Tim Dowling: the new life of my laptop put me in a stew | Life and style


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Three years ago I bought a laptop, a few days before I flew to America, because the old iPad that I had long used to work away from home had died.

Compared to other tech in my life, this laptop was like something from the future. I am not an early adopter. After my phone was stolen from a train, I went in search of the least desirable model to buy: refurbished, obsolete, not recommended.

“Also, rose gold,” I would say, showing people its pink shine. “I could leave it on the hood of a car overnight and it would still be there in the morning.”

Despite the leap forward that the laptop represented, I never used it except when traveling. Every time I opened it in a motel somewhere, the last thing I had written on it – sometimes several months ago – was always on the screen, reminding me of past trips. I was reading the first paragraph of a column about a fox and a raven fighting in my garden and I thought: ah, Marseille.

Then, last summer, the desktop computer in my office shed expired. My youngest son made it work, but it was so strained by the updated OS that I sometimes had to wait 20 minutes for it to catch up in the morning. One day I put the laptop in front of him and used it instead. Problem solved, I thought.

It didn’t take long for me to realize that if it was raining, I no longer had to walk through the damp garden to sit in a cold shed. I could just work in the kitchen. If the weather was nice, I could work in the hammock. I started walking around the house with the laptop open under my chin, like a teenager. I never look at him.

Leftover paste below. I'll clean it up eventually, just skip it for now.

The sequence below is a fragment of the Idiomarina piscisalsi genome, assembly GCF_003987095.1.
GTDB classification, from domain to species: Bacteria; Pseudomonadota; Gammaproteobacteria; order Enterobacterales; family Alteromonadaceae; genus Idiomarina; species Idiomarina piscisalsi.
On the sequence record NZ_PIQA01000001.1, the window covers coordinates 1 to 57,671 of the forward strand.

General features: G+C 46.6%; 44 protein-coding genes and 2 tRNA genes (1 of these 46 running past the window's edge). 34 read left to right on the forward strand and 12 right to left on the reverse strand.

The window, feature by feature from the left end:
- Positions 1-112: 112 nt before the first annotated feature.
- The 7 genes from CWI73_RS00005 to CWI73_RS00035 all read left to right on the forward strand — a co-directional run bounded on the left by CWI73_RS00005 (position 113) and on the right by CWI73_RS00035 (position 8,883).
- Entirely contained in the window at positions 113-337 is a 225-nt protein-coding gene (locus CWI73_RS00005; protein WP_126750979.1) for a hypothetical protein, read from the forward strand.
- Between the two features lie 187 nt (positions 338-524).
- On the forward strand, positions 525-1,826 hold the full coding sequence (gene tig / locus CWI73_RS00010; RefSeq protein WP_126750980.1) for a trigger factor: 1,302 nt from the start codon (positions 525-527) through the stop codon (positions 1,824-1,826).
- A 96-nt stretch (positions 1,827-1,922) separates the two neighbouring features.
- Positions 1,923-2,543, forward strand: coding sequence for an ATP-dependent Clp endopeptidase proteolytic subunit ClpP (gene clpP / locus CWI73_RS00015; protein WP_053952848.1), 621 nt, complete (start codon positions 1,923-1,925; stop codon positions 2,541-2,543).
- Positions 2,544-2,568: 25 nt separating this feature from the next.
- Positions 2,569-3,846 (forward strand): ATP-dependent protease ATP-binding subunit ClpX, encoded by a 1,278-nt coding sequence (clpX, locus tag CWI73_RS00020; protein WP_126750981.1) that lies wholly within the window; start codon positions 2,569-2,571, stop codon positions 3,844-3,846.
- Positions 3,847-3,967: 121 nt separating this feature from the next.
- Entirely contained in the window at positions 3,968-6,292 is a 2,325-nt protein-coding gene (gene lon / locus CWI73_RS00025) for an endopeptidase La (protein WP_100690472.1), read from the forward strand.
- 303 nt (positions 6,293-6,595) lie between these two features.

It’s early evening. My wife and I are watching Part 5 of a disappointing six-part thriller, but I’m also looking at my laptop. When I get up to check out dinner, I take it with me. When I come back, I can just see over the lip of the laptop that my wife is watching her favorite show: a reality show on a luxury yacht piloted by morons.

“Why is it on? ” I say.

“You’ve been gone ages,” my wife said, returning to the thriller. “Either way, you are on your laptop.”

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“I can do two things at the same time,” I say, thinking: in fact, I can do seven things at the same time. I can check my emails, Twitter, my other emails, the latest headlines, tomorrow’s weather forecast, and today’s Covid case numbers, while watching this thriller on …

I point to the TV. “Who is she?” I say.

“The victim’s mother,” my wife said.

“She looks like the other one – whose husband had the affair,” I said.

“Not if you’re careful, she doesn’t,” my wife said.

“I’m careful,” I say. “Can you quickly remind me of everything that’s happened so far?” “

“I’m hungry,” my wife says.

Dinner is a stew I’ve been making since 5 p.m., reading the recipe on my laptop while simultaneously watching live updates from a vote in parliament, and also monitoring various metrics that accurately gauge success or the failure of my career in real time.

“It’s almost over,” I tell my wife.

“I’m going to pause this, if you like,” my wife said, pressing pause.

“Alright,” I say, getting up, with my laptop.

I call everyone to the kitchen. The stew is supposed to last for several days, but with all three wires present, the pot is empty once everyone is served. As the three of them sit down at the table, I grab my plate and glass of wine and return to the TV, my laptop under my right arm.

Before I reach the door, I can feel the laptop start to slide. I apply more pressure with my elbow, to no avail. As I try to block his fall with my leg, the plate of stew leaves my hand, spinning in the air. On its way, I give it one last accidental kick, sending its contents flying all over the place before it crashes to the ground. The computer lands next to it.

“My laptop!” I scream, in the tone someone could use to cry, “My baby!” Outside a burning nursery. The stew is speckled on the walls to a height of three feet. I search for the remains of my wineglass, only to find I still have it.

“Oh my God,” my wife says as I sit down in front of the TV with what’s left of my dinner: a very distressed baked potato and half a glass of wine.

“No comment,” I said, checking my emails on my pink phone.

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About Michael Brafford

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